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Many cultures celebrated at schools (video)


The varied multicultural flavors of CMSD rivaled an Olympic Village or  the United Nations last week at Lincoln-West High School and Walton K-8 School as part of International Education Week.

At Lincoln-West, an enthusiastic auditorium full of students, staff and teachers cheered, clapped, stomped and danced to more than a dozen on-stage performances Thursday morning.

The performances ranged from explosive Latin fusion music to an African fashion show (featuring garments and student-models from Burundi, Somalia, Kenya, Senegal, Democratic Republic of the Congo, Nigeria and South Africa) to Nepali dancers to a Vietnamese lion dance.

The school Junior ROTC opened the ceremonies with the U.S. national anthem, followed by a parade of flags representing more than two dozen countries. Each nation was cheered, but none as loudly as Puerto Rico, the homeland for the largest proportion of students and families. International Studies Coordinator Robin Guerrero, who again this year is taking a team of students to the Dominican Republic, hosted the show.
Lincoln-West teachers

“We are so proud of all of our students and so proud of our many nationalities,” said Lincoln-West Principal Irene Javier. "This week is our chance to show that diversity to everyone."

Lincoln-West has students from 41 different nationalities, speaking more than two dozen languages.
First-generation Americans and immigrants represented at Lincoln-West include Puerto Rican, Russian, Ukrainian, Arabic, Mexican, Dominican, Chinese, Albanian, Nepali, Arabic, Urdu, Vietnamese, Laotian/Thai, African, Polish and Croatian, according to records, Javier said.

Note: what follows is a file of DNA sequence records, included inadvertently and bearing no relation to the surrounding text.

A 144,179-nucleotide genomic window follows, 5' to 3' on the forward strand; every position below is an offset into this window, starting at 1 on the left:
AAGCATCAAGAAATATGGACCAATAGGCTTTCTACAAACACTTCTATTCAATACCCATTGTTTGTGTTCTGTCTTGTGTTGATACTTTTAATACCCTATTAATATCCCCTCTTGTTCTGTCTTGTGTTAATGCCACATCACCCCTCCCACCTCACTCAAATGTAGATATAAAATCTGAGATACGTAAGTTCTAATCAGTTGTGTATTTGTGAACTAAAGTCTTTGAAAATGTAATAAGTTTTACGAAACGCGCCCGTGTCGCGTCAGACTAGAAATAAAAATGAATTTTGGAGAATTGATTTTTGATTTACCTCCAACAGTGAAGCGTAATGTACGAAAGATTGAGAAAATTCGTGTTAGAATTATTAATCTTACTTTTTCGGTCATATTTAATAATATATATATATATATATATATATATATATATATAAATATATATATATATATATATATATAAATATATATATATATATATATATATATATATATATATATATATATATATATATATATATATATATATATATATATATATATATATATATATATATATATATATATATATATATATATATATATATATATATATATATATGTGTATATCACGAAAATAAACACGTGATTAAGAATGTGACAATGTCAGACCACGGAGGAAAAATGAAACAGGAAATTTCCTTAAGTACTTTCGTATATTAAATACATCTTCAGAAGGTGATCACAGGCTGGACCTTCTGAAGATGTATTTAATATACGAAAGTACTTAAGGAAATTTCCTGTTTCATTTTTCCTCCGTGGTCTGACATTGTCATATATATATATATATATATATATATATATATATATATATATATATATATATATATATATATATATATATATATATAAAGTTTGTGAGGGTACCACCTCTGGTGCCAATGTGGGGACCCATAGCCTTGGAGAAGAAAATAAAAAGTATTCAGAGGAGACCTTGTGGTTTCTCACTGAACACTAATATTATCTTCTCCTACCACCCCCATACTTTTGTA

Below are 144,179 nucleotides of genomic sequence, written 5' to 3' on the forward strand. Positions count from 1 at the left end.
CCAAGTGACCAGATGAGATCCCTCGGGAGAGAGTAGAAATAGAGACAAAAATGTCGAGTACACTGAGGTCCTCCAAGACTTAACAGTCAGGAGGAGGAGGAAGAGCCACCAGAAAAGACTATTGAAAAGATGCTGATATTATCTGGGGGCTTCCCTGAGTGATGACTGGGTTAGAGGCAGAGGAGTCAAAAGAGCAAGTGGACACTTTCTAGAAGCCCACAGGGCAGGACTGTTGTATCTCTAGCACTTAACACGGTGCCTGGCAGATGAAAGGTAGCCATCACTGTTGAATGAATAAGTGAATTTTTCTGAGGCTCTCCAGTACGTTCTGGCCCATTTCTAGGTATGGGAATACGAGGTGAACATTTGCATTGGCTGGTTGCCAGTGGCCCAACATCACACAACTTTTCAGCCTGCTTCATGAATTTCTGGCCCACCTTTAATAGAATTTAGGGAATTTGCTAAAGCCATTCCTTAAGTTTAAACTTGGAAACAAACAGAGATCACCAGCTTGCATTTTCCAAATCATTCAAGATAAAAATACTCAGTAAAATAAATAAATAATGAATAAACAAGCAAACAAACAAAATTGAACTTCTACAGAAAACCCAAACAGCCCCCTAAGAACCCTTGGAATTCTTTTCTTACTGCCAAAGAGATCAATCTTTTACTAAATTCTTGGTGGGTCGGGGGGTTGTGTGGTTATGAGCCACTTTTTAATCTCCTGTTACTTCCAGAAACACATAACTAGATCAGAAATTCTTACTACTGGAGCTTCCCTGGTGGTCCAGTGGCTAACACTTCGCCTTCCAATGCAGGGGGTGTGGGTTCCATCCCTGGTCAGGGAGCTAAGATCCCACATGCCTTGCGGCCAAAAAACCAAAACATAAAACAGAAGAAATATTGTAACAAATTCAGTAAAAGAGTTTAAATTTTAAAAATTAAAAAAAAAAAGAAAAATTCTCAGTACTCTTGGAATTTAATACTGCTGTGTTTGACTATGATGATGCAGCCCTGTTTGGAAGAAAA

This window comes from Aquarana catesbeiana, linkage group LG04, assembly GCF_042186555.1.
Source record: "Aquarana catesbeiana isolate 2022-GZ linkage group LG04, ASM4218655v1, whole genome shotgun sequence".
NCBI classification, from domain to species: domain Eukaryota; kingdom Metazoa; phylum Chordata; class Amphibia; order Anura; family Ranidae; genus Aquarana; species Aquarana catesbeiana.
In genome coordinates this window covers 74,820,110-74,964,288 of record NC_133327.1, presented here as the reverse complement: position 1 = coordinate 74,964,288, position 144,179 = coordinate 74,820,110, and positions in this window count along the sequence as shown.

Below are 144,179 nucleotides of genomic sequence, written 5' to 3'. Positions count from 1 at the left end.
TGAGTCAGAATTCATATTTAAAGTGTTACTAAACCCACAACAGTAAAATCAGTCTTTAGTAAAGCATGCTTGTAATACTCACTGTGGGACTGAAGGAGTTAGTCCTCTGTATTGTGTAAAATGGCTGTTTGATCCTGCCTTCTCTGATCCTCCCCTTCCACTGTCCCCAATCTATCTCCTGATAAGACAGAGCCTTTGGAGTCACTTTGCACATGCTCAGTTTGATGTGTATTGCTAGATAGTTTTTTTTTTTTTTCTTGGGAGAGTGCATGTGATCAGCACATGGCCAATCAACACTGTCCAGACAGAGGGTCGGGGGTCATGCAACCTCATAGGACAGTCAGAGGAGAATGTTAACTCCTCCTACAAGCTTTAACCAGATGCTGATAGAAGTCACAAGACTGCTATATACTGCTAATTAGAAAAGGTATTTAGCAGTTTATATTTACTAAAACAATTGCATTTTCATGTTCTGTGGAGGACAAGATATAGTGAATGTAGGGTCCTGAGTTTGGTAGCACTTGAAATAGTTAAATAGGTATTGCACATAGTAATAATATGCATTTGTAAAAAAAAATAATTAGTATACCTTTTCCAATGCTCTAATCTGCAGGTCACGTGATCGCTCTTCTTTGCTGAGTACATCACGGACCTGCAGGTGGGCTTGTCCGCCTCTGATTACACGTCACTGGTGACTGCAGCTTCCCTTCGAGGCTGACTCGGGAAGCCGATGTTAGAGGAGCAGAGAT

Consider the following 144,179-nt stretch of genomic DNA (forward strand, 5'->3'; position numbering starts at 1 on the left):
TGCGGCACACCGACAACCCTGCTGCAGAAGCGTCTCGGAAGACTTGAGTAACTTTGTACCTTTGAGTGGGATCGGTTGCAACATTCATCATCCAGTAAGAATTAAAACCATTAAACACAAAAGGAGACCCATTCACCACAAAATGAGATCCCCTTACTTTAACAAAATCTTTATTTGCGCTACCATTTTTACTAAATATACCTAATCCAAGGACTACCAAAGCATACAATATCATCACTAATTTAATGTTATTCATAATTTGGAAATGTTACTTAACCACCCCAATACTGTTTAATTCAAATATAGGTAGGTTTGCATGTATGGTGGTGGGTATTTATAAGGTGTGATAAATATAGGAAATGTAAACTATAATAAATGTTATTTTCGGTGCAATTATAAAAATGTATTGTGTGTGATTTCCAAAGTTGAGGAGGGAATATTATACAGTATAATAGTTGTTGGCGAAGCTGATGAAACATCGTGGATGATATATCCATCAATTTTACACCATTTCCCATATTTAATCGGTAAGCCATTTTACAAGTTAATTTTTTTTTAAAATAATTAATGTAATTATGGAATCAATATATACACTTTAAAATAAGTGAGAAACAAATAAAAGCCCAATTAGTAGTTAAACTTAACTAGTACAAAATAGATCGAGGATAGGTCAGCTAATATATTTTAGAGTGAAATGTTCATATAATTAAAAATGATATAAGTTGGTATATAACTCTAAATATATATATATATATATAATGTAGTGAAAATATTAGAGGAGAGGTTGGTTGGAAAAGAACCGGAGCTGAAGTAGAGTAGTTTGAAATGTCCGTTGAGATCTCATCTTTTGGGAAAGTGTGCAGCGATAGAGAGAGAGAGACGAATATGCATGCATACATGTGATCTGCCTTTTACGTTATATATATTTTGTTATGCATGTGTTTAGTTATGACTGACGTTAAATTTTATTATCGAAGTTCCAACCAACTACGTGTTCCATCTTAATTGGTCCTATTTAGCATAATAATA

Lincoln-West is part of the International Studies School Network (ISSN), and Walton, traditionally a feeder school for Lincoln-West, is in its first year as a member. On Friday, Walton students presented a series of programs and displays to parents and staff. 
Each classroom at Walton represented a different country, and students through the course of the week studied language, culture, food and the arts and then at the end of the week presented what they had learned. 
The International Studies School Network has partnered with school districts since 2003 to "to develop college-ready, globally competent high school graduates." Its network currently includes 34 schools in urban and rural communities across the United States;  85 percent of all students represented are minorities, while 74 percent  are from low-income families, according to its website.